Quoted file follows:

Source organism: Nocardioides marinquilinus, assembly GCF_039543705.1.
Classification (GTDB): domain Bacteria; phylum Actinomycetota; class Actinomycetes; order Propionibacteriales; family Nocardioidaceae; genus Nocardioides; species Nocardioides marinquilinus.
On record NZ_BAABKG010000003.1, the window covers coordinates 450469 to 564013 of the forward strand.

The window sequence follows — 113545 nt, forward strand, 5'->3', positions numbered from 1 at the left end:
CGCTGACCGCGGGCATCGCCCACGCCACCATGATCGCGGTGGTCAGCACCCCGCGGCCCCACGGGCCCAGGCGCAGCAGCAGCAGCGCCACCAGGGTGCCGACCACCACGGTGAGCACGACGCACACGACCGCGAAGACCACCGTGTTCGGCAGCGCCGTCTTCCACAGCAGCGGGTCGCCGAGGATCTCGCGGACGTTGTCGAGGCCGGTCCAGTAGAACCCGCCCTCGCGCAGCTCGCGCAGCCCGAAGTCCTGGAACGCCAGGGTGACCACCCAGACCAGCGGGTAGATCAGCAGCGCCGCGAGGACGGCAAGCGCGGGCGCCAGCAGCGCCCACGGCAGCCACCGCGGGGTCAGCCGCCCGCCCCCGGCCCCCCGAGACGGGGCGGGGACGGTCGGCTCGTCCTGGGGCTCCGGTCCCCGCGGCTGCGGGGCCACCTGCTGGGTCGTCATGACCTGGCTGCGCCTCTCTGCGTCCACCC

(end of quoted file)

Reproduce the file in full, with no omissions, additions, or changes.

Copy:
Source organism: Nocardioides marinquilinus, assembly GCF_039543705.1.
Classification (GTDB): domain Bacteria; phylum Actinomycetota; class Actinomycetes; order Propionibacteriales; family Nocardioidaceae; genus Nocardioides; species Nocardioides marinquilinus.
On record NZ_BAABKG010000003.1, the window covers coordinates 450469 to 564013 of the forward strand.

The window sequence follows — 113545 nt, forward strand, 5'->3', positions numbered from 1 at the left end:
CGCTGACCGCGGGCATCGCCCACGCCACCATGATCGCGGTGGTCAGCACCCCGCGGCCCCACGGGCCCAGGCGCAGCAGCAGCAGCGCCACCAGGGTGCCGACCACCACGGTGAGCACGACGCACACGACCGCGAAGACCACCGTGTTCGGCAGCGCCGTCTTCCACAGCAGCGGGTCGCCGAGGATCTCGCGGACGTTGTCGAGGCCGGTCCAGTAGAACCCGCCCTCGCGCAGCTCGCGCAGCCCGAAGTCCTGGAACGCCAGGGTGACCACCCAGACCAGCGGGTAGATCAGCAGCGCCGCGAGGACGGCAAGCGCGGGCGCCAGCAGCGCCCACGGCAGCCACCGCGGGGTCAGCCGCCCGCCCCCGGCCCCCCGAGACGGGGCGGGGACGGTCGGCTCGTCCTGGGGCTCCGGTCCCCGCGGCTGCGGGGCCACCTGCTGGGTCGTCATGACCTGGCTGCGCCTCTCTGCGTCCACCC